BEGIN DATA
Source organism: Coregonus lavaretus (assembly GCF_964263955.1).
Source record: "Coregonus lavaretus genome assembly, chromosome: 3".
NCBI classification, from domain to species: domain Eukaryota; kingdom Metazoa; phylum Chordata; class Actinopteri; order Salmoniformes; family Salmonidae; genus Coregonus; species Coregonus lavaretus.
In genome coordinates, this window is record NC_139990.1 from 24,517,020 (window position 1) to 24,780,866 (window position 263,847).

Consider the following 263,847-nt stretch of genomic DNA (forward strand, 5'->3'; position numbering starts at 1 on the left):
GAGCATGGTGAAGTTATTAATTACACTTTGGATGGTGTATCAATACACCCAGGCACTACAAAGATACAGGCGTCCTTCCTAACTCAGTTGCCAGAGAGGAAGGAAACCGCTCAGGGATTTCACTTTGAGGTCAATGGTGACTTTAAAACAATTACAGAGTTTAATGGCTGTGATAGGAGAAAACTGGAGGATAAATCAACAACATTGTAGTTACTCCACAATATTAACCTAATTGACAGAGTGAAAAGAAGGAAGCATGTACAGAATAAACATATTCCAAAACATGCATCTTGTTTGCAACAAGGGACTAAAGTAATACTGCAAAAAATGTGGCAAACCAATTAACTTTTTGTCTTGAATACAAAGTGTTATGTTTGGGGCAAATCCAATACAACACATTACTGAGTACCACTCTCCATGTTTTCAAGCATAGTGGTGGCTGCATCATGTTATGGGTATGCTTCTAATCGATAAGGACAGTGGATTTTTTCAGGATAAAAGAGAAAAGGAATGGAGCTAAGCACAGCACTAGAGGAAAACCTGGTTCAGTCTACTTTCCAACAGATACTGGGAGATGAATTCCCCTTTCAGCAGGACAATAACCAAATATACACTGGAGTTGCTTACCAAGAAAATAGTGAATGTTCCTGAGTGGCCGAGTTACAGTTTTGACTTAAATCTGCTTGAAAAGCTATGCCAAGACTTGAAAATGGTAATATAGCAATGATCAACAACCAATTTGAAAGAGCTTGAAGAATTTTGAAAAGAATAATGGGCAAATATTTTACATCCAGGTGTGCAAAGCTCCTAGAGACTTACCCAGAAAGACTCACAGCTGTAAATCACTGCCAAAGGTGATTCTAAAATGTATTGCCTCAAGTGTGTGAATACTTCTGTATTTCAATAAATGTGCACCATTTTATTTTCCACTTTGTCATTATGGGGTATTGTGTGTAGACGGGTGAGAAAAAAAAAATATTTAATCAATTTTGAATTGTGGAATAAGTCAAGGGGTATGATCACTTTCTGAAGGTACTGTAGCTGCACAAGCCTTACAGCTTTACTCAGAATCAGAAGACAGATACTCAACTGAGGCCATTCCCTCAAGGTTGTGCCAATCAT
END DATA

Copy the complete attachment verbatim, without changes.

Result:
Source organism: Coregonus lavaretus (assembly GCF_964263955.1).
Source record: "Coregonus lavaretus genome assembly, chromosome: 3".
NCBI classification, from domain to species: domain Eukaryota; kingdom Metazoa; phylum Chordata; class Actinopteri; order Salmoniformes; family Salmonidae; genus Coregonus; species Coregonus lavaretus.
In genome coordinates, this window is record NC_139990.1 from 24,517,020 (window position 1) to 24,780,866 (window position 263,847).

Consider the following 263,847-nt stretch of genomic DNA (forward strand, 5'->3'; position numbering starts at 1 on the left):
GAGCATGGTGAAGTTATTAATTACACTTTGGATGGTGTATCAATACACCCAGGCACTACAAAGATACAGGCGTCCTTCCTAACTCAGTTGCCAGAGAGGAAGGAAACCGCTCAGGGATTTCACTTTGAGGTCAATGGTGACTTTAAAACAATTACAGAGTTTAATGGCTGTGATAGGAGAAAACTGGAGGATAAATCAACAACATTGTAGTTACTCCACAATATTAACCTAATTGACAGAGTGAAAAGAAGGAAGCATGTACAGAATAAACATATTCCAAAACATGCATCTTGTTTGCAACAAGGGACTAAAGTAATACTGCAAAAAATGTGGCAAACCAATTAACTTTTTGTCTTGAATACAAAGTGTTATGTTTGGGGCAAATCCAATACAACACATTACTGAGTACCACTCTCCATGTTTTCAAGCATAGTGGTGGCTGCATCATGTTATGGGTATGCTTCTAATCGATAAGGACAGTGGATTTTTTCAGGATAAAAGAGAAAAGGAATGGAGCTAAGCACAGCACTAGAGGAAAACCTGGTTCAGTCTACTTTCCAACAGATACTGGGAGATGAATTCCCCTTTCAGCAGGACAATAACCAAATATACACTGGAGTTGCTTACCAAGAAAATAGTGAATGTTCCTGAGTGGCCGAGTTACAGTTTTGACTTAAATCTGCTTGAAAAGCTATGCCAAGACTTGAAAATGGTAATATAGCAATGATCAACAACCAATTTGAAAGAGCTTGAAGAATTTTGAAAAGAATAATGGGCAAATATTTTACATCCAGGTGTGCAAAGCTCCTAGAGACTTACCCAGAAAGACTCACAGCTGTAAATCACTGCCAAAGGTGATTCTAAAATGTATTGCCTCAAGTGTGTGAATACTTCTGTATTTCAATAAATGTGCACCATTTTATTTTCCACTTTGTCATTATGGGGTATTGTGTGTAGACGGGTGAGAAAAAAAAAATATTTAATCAATTTTGAATTGTGGAATAAGTCAAGGGGTATGATCACTTTCTGAAGGTACTGTAGCTGCACAAGCCTTACAGCTTTACTCAGAATCAGAAGACAGATACTCAACTGAGGCCATTCCCTCAAGGTTGTGCCAATCAT